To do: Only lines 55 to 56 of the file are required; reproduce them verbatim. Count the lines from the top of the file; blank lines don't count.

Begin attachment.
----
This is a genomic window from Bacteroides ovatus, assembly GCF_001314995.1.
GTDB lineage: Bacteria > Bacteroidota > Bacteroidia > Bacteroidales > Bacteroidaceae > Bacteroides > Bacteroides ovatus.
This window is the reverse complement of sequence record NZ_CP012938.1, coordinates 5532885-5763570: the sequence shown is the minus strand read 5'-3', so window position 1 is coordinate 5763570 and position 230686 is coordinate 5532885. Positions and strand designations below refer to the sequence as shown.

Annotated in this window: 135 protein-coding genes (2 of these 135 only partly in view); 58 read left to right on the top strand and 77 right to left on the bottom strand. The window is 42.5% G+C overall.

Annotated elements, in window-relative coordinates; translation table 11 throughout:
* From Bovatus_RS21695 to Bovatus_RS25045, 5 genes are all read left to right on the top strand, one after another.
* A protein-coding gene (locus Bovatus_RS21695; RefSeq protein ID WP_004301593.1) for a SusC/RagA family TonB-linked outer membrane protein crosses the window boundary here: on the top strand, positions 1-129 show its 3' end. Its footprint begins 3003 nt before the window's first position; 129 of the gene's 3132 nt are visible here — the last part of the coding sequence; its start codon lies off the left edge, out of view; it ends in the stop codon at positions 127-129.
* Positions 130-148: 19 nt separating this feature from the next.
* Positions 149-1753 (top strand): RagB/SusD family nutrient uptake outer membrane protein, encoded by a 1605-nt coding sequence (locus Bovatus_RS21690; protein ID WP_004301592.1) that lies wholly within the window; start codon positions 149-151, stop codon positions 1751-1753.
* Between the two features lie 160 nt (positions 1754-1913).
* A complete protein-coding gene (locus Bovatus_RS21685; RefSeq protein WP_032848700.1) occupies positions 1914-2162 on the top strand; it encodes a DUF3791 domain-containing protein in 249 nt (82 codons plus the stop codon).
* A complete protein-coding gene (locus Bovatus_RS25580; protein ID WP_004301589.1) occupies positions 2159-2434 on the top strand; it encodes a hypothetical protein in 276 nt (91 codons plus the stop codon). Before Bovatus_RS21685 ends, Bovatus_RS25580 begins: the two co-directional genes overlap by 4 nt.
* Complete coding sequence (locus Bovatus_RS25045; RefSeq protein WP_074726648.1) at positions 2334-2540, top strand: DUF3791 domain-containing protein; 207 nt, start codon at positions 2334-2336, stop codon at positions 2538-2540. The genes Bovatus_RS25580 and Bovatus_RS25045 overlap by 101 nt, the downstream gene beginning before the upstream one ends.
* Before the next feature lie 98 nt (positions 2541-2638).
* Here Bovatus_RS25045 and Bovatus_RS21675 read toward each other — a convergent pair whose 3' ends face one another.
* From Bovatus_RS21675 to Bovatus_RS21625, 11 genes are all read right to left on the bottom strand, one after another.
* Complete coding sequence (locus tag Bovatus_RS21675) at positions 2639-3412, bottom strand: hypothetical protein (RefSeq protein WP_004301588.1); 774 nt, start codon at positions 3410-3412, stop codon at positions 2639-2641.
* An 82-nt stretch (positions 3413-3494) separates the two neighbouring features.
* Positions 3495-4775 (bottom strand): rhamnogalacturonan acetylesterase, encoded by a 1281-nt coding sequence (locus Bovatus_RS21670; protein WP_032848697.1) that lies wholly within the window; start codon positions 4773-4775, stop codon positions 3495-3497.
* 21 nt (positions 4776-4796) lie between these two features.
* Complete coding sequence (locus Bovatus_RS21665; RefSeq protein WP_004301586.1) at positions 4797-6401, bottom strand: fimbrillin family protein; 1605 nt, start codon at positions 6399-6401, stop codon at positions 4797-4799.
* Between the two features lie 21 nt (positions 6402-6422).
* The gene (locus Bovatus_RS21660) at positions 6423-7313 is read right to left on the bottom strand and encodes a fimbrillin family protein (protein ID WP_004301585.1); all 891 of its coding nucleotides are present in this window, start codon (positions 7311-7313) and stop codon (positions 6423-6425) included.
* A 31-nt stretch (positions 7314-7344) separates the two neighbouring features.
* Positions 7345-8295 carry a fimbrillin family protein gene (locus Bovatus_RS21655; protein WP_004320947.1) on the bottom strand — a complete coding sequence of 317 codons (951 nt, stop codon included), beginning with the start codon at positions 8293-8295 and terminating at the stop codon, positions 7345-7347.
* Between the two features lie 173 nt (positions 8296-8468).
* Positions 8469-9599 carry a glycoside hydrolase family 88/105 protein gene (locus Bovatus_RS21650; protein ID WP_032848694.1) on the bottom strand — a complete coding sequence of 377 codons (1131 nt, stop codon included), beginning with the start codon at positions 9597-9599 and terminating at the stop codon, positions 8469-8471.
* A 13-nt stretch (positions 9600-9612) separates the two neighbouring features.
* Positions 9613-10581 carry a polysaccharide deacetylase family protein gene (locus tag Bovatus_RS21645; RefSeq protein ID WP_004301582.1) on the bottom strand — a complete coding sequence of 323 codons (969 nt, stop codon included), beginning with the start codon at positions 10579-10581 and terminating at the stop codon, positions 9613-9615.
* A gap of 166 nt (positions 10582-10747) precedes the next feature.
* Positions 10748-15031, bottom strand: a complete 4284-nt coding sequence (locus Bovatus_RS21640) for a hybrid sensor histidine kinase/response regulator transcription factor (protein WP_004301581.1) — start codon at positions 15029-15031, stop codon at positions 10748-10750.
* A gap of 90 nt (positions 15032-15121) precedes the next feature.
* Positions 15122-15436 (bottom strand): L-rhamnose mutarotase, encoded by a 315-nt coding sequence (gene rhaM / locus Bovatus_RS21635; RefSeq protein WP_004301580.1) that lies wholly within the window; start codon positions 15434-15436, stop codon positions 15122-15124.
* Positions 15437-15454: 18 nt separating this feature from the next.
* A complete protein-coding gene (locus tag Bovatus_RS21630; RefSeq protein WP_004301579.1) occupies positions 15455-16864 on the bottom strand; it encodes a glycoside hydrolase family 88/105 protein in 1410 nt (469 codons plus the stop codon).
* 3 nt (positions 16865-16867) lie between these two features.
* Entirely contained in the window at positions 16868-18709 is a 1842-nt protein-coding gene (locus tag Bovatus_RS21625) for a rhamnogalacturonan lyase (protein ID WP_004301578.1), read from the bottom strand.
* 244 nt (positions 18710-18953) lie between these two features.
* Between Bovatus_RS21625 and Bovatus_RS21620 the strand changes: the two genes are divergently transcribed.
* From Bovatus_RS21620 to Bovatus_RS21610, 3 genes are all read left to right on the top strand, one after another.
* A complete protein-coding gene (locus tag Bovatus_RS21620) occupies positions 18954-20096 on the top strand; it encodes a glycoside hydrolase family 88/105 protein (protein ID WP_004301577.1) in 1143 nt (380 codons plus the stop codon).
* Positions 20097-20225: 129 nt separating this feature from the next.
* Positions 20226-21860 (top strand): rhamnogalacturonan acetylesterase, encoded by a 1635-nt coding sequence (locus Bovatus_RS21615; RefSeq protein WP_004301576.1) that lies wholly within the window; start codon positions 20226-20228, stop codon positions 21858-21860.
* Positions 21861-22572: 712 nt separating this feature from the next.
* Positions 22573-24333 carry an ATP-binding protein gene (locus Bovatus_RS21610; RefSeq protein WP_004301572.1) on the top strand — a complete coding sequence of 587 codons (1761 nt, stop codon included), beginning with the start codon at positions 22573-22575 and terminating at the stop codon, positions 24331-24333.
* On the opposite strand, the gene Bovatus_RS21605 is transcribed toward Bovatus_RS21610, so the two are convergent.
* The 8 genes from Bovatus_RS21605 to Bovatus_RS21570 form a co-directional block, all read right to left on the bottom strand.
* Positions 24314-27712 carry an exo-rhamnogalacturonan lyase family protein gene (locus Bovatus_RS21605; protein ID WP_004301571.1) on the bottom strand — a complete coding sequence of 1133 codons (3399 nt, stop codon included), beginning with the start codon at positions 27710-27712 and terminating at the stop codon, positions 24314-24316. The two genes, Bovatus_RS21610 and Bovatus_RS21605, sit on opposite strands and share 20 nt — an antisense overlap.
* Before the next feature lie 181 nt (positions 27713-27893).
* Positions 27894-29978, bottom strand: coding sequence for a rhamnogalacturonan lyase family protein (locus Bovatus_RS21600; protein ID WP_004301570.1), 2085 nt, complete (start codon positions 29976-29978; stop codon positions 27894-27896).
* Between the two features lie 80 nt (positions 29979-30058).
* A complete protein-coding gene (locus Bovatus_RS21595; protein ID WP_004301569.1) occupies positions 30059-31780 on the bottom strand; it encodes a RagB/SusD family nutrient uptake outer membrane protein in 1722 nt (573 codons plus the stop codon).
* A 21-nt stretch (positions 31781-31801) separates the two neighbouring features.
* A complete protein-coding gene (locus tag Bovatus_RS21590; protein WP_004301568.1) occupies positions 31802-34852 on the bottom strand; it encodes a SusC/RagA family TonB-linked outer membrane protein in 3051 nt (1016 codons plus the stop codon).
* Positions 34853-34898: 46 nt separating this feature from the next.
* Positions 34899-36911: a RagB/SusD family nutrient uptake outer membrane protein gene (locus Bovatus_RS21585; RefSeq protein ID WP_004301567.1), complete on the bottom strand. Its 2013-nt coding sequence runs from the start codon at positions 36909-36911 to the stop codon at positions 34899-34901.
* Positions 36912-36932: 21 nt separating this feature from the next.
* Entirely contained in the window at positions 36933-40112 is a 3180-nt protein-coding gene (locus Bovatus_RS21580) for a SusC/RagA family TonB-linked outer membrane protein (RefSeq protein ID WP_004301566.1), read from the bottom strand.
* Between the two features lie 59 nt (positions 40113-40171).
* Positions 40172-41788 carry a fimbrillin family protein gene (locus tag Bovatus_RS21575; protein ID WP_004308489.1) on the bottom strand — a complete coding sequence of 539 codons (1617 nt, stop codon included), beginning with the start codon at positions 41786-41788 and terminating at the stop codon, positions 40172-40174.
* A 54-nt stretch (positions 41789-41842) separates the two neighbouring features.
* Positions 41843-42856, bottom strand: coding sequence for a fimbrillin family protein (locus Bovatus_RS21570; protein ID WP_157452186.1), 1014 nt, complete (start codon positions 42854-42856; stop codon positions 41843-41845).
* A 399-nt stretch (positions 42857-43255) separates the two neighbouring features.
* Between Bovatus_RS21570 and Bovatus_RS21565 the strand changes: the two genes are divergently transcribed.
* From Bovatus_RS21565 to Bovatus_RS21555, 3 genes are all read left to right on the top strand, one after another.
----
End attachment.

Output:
* Positions 34853-34898: 46 nt separating this feature from the next.
* Positions 34899-36911: a RagB/SusD family nutrient uptake outer membrane protein gene (locus Bovatus_RS21585; RefSeq protein ID WP_004301567.1), complete on the bottom strand. Its 2013-nt coding sequence runs from the start codon at positions 36909-36911 to the stop codon at positions 34899-34901.